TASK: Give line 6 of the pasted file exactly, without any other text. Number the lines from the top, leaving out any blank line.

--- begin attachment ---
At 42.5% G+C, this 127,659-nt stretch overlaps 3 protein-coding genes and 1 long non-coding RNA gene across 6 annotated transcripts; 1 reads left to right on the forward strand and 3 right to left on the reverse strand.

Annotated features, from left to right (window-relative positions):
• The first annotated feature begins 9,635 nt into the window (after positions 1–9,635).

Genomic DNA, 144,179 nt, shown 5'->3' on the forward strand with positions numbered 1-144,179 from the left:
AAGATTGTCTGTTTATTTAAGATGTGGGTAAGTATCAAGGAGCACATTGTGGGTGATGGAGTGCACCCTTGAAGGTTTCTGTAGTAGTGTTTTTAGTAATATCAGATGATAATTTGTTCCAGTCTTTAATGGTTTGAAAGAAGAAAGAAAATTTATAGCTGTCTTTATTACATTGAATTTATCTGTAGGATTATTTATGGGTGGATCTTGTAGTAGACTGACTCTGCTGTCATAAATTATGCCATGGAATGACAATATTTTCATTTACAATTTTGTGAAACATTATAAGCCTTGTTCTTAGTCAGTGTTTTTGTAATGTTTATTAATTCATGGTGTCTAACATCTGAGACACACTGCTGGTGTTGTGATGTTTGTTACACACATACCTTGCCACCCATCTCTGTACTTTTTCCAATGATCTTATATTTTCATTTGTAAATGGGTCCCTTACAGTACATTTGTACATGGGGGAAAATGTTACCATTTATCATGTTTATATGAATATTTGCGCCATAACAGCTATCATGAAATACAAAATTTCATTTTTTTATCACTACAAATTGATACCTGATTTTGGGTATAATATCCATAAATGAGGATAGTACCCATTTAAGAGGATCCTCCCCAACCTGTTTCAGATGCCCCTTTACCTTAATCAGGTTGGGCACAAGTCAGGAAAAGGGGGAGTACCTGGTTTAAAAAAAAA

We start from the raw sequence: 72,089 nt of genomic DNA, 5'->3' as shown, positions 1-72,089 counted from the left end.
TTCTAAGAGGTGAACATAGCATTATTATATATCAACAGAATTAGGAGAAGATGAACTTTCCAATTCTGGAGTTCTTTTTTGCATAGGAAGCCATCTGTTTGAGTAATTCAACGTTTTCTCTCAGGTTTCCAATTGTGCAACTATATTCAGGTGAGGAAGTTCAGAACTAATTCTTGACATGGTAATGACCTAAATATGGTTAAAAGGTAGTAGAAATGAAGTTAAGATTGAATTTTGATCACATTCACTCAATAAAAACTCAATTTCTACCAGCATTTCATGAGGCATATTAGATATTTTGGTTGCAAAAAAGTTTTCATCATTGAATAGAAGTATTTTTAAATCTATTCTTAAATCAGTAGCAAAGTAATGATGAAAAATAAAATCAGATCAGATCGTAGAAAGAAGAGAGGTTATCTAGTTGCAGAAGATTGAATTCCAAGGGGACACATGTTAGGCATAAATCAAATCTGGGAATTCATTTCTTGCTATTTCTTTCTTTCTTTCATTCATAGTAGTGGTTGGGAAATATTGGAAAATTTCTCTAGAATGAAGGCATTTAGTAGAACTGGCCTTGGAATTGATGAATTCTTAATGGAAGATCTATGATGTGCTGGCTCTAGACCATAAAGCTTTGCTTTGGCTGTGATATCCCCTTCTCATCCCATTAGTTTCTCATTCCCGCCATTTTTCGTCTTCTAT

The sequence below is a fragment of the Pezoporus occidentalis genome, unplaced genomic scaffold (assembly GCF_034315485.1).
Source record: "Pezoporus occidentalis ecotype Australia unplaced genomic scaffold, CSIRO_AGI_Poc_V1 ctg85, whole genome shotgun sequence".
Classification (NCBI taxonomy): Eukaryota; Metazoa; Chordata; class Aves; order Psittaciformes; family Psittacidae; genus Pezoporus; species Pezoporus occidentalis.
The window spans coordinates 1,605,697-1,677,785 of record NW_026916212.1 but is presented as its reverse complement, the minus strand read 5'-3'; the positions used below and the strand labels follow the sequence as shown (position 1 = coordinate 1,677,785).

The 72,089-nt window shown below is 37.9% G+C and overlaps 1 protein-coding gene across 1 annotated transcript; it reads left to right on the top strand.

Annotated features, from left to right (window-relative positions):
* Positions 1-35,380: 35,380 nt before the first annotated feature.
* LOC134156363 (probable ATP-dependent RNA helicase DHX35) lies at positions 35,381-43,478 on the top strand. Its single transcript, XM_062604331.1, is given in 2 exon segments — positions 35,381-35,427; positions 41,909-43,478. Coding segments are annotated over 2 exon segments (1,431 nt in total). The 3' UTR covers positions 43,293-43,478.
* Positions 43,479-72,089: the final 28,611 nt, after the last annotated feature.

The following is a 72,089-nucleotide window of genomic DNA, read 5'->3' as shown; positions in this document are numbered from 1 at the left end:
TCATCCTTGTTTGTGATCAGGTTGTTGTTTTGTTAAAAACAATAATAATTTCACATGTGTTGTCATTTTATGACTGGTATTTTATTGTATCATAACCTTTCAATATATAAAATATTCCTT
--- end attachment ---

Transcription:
We start from the raw sequence: 72,089 nt of genomic DNA, 5'->3' as shown, positions 1-72,089 counted from the left end.